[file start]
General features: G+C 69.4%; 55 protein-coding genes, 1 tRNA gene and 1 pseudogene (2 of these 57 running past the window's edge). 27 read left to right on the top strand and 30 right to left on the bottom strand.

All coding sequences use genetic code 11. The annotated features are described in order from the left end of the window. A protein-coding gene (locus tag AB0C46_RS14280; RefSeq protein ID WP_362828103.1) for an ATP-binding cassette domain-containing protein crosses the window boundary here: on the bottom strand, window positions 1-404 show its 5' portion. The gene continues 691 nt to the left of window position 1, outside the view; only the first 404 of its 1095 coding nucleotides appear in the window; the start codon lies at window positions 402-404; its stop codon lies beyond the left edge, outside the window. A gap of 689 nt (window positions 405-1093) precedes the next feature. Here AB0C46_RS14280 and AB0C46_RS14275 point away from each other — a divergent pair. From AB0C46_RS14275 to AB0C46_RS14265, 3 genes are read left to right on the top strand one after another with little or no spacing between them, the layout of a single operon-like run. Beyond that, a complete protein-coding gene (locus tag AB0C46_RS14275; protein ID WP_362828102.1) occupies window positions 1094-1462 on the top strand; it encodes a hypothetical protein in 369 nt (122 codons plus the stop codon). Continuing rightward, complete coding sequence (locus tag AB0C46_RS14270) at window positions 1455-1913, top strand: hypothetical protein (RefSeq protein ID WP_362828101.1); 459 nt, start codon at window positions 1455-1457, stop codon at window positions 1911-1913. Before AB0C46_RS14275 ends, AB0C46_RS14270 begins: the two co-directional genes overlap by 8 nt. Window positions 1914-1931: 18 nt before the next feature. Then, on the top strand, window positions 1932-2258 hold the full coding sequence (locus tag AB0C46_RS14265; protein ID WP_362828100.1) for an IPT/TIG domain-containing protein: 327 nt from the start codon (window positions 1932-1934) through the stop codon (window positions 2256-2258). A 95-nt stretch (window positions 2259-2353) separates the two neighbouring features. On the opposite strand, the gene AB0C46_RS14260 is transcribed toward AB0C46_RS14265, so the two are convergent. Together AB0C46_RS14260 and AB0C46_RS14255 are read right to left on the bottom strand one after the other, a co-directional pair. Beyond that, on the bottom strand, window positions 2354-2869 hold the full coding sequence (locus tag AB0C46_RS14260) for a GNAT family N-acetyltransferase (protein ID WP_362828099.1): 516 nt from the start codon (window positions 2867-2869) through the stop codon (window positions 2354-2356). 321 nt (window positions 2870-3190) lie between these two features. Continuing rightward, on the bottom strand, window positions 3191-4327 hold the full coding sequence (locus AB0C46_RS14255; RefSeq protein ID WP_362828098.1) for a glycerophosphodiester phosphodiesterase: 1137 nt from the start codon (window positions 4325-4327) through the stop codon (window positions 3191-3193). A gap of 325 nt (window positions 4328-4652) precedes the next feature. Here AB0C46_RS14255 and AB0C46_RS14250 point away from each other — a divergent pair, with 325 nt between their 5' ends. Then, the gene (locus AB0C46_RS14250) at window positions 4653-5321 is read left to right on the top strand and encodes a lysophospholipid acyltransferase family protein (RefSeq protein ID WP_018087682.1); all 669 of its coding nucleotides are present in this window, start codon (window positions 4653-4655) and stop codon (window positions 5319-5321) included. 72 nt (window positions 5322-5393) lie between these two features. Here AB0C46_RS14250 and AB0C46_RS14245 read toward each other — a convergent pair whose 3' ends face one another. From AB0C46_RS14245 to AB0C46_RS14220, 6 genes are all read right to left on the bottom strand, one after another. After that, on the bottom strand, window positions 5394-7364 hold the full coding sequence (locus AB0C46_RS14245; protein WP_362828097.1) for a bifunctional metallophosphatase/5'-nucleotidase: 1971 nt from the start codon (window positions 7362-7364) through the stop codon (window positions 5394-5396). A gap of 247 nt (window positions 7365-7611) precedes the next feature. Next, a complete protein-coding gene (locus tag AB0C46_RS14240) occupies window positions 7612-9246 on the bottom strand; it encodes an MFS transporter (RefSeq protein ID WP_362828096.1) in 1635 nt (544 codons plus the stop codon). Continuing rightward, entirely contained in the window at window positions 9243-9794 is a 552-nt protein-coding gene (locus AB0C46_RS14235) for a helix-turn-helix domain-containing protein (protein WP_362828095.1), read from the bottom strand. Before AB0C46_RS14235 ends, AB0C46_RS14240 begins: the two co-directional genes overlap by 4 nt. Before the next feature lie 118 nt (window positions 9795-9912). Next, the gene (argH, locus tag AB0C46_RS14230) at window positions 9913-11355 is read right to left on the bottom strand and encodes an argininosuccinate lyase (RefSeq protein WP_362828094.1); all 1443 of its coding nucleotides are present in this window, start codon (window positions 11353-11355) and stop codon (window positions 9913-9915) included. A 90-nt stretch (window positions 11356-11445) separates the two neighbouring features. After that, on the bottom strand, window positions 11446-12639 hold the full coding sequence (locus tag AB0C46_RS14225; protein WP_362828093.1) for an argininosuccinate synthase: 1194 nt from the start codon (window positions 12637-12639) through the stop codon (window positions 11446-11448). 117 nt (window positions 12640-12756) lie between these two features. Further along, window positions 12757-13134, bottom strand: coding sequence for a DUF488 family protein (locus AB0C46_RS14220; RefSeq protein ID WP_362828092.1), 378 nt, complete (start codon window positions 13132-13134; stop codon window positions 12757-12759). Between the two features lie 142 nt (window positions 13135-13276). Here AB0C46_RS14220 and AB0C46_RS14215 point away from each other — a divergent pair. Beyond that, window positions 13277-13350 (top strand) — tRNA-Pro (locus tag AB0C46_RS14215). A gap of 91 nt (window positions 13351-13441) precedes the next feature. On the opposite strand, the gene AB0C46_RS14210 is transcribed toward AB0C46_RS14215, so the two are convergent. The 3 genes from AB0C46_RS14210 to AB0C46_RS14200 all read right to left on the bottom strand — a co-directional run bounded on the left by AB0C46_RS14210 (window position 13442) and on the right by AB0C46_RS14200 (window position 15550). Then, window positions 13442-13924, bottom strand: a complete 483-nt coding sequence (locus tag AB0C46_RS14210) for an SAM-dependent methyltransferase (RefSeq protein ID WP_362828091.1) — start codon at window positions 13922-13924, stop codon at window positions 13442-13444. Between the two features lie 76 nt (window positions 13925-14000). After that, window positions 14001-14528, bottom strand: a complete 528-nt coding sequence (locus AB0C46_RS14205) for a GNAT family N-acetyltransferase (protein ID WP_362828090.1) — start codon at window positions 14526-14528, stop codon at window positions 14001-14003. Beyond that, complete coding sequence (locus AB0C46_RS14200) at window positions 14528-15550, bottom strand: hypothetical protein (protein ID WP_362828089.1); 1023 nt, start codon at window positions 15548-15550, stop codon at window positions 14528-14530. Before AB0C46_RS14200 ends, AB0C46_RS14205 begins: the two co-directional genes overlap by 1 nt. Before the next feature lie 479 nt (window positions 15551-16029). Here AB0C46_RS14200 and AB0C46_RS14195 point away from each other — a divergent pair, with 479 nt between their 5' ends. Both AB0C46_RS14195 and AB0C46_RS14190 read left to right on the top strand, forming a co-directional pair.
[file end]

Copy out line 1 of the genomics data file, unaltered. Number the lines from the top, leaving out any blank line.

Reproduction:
General features: G+C 69.4%; 55 protein-coding genes, 1 tRNA gene and 1 pseudogene (2 of these 57 running past the window's edge). 27 read left to right on the top strand and 30 right to left on the bottom strand.